Geranium Place rocks and runoff

Geranium Place occupies a sloping bit of land just north of Horseshoe Creek below Redwood Road. This map shows the location plus the sites of the photos in this post.


The bedrock here is mapped as Franciscan melange on the west and the Leona volcanics on the east, the same stuff exposed in the huge Leona Quarry just down the Warren Freeway. The rocks I saw were clearly the latter, but you have to take the lines on the geologic map as approximations. If I’d been there fifty years ago when the homes here were being built I might have been able to tell better, while the foundations were exposed. BUT! there is bedrock to look at in any case.

The first thing that caught my eye, though, was the gutters. What’s going on here?


Iron-rich runoff like this is not expected from undisturbed land. I think the area was once a borrow pit or small quarry. Across Horseshoe Creek is the big quarrying operation above Laundry Canyon, and just beyond is the notorious McDonell sulfur mine site, so naturally the resemblance to the nasty-looking streambed down there is striking. What etched away the cement in the gutter? My best guess is acid drainage.


The white crust is another clue. In our deathly dry conditions it might conceivably have been salt, but it had no taste when I nibbled a fragment of it. It’s probably either gypsum or carbonate; without any chemicals handy I couldn’t learn anything more. But a buildup of crystals like this could gradually disintegrate the cement in the gutter. It may also be seepage from the serpentine exposed along and above Redwood Road here. In sum, very hard water here, but probably not nasty water.

The bedrock is heavily iron-stained and chewed up. Being so near the Hayward fault (it grazes the lower left corner of the map area) surely accounts for that.


Some of the households here have worked with it to good effect.


A closeup is impressive.


This is breccia—pervasively shattered rock—that has been abraded by tectonic shearing so the pieces are rounded, as if you took crushed rock and rubbed it between your hands with a giant’s strength. It’s fairly well cemented, not crumbling apart, so this process happened at some depth.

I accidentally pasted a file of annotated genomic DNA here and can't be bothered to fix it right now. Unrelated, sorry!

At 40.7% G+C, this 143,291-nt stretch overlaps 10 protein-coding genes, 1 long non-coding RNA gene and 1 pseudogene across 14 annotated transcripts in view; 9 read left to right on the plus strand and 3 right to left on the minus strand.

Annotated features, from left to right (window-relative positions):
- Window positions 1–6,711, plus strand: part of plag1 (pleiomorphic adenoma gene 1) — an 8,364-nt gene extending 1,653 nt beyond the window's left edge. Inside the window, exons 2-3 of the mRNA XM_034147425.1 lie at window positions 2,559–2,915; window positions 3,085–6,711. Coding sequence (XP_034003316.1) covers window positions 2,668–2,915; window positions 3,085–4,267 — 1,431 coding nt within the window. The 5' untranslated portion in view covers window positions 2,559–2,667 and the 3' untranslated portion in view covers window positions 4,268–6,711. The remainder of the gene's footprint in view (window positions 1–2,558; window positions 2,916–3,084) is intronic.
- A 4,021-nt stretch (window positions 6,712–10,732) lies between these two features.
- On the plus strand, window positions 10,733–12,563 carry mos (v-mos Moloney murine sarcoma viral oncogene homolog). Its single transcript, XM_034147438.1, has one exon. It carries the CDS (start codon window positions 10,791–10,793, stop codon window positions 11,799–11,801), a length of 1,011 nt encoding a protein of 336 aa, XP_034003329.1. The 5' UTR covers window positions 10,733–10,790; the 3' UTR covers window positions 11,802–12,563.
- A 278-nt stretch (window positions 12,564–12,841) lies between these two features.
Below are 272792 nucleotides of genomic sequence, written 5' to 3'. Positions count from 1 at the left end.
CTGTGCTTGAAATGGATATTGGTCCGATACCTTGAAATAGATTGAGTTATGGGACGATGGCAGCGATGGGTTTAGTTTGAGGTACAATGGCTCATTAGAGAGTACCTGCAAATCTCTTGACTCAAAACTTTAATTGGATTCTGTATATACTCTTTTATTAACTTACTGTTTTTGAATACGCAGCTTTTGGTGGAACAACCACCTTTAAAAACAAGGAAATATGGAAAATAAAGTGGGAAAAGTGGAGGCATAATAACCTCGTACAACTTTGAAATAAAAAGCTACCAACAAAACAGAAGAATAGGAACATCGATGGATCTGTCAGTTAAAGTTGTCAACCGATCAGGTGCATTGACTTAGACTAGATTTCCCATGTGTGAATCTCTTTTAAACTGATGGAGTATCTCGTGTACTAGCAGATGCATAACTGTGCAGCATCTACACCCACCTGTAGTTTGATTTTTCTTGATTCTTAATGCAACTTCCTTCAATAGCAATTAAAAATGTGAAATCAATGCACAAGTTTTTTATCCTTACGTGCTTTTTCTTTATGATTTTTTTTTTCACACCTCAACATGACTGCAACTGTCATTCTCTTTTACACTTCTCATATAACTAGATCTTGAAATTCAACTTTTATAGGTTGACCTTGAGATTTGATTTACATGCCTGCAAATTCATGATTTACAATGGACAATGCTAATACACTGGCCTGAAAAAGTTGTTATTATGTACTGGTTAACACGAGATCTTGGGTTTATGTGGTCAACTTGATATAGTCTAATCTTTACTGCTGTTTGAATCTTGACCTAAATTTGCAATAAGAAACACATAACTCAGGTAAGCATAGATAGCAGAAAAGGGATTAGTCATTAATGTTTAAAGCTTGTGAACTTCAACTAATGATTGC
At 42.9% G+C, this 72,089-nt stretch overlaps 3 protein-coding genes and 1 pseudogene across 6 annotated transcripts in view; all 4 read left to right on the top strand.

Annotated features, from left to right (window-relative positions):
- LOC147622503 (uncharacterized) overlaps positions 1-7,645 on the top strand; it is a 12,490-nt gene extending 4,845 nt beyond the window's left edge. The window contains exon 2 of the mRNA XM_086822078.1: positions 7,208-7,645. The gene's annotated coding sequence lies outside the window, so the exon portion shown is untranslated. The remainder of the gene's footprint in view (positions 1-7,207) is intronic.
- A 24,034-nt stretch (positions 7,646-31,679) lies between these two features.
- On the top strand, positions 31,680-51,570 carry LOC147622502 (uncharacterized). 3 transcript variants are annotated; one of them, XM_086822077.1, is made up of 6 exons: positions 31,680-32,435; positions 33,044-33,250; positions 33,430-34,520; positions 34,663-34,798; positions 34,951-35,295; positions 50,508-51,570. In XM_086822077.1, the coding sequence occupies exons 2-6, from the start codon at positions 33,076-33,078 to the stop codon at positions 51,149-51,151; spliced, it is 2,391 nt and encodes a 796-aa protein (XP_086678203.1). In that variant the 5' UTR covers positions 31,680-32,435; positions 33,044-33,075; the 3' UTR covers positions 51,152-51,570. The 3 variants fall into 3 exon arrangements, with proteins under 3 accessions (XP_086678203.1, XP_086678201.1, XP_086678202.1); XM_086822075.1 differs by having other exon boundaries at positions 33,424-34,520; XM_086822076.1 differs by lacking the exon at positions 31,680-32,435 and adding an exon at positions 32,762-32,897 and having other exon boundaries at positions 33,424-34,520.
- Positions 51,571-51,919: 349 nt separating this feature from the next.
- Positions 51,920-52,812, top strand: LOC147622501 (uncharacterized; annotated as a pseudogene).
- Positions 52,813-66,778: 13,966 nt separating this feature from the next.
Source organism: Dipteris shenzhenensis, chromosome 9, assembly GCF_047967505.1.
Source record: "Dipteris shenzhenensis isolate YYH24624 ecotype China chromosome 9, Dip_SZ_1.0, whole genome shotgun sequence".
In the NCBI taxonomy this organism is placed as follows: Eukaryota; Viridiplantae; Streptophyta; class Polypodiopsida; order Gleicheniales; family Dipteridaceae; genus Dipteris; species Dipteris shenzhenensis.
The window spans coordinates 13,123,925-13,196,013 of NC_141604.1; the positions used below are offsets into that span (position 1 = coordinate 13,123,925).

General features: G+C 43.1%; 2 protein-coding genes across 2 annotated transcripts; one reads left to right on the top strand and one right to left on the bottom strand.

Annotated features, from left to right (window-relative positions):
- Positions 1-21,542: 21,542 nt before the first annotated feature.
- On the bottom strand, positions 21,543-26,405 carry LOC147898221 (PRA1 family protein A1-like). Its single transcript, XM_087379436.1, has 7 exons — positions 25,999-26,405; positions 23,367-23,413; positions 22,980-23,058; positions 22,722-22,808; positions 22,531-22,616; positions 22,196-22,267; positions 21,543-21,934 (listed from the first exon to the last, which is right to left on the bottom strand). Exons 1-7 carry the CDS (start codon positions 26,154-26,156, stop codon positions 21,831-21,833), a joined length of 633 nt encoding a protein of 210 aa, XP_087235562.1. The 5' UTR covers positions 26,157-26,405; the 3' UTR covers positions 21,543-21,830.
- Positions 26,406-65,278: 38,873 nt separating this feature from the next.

At the northernmost bend of Geranium, up against the highly cantilevered Redwood Road, the ground is empty and there are monitoring wells of some sort. We have deeply disturbed this area.

Postscript: I’ve since pinpointed the location of the former Alma Mine, which was right on the other side of Redwood Road, and the spoils pile sat here. It continues to leach fresh acid derived from the pyrite content of the Leona volcanics.

4 Responses to “Geranium Place rocks and runoff”

  1. Mike Zinsley Says:

    There was a history of mining in this neighborhood, and a lot of the natural gullies were in-filled, which might explain why there is groundwater flowing.

  2. lesleybonnet Says:

    When we here house hunting a few years ago, we looked at one of those houses on Geranium just past the open area. Two things about the house completely freaked me out: first, the whole house was sloping down toward Geranium, and second, Redwood Road loomed above the house and it all looked like it could come sliding down any minute. I know we are all in the same boat when the big one comes, but I wouldn’t want to be in that particular spot of the boat!

  3. Andrew Says:

    Do you mean that the floors weren’t level? That’s a definite no-no.

  4. lesleybonnet Says:

    Yes! We have some sloping floors in our house too–don’t most old houses settle unevenly a bit? But the one on Geranium was drastic. The front porch and all the rooms along the front of the house were very obviously slanted down toward the street. The agent we had at the time (not the one we went with in the end) acted completely unconcerned about it, too. I’m sure they prefer to stay ignorant about what’s going on under/around all these houses!

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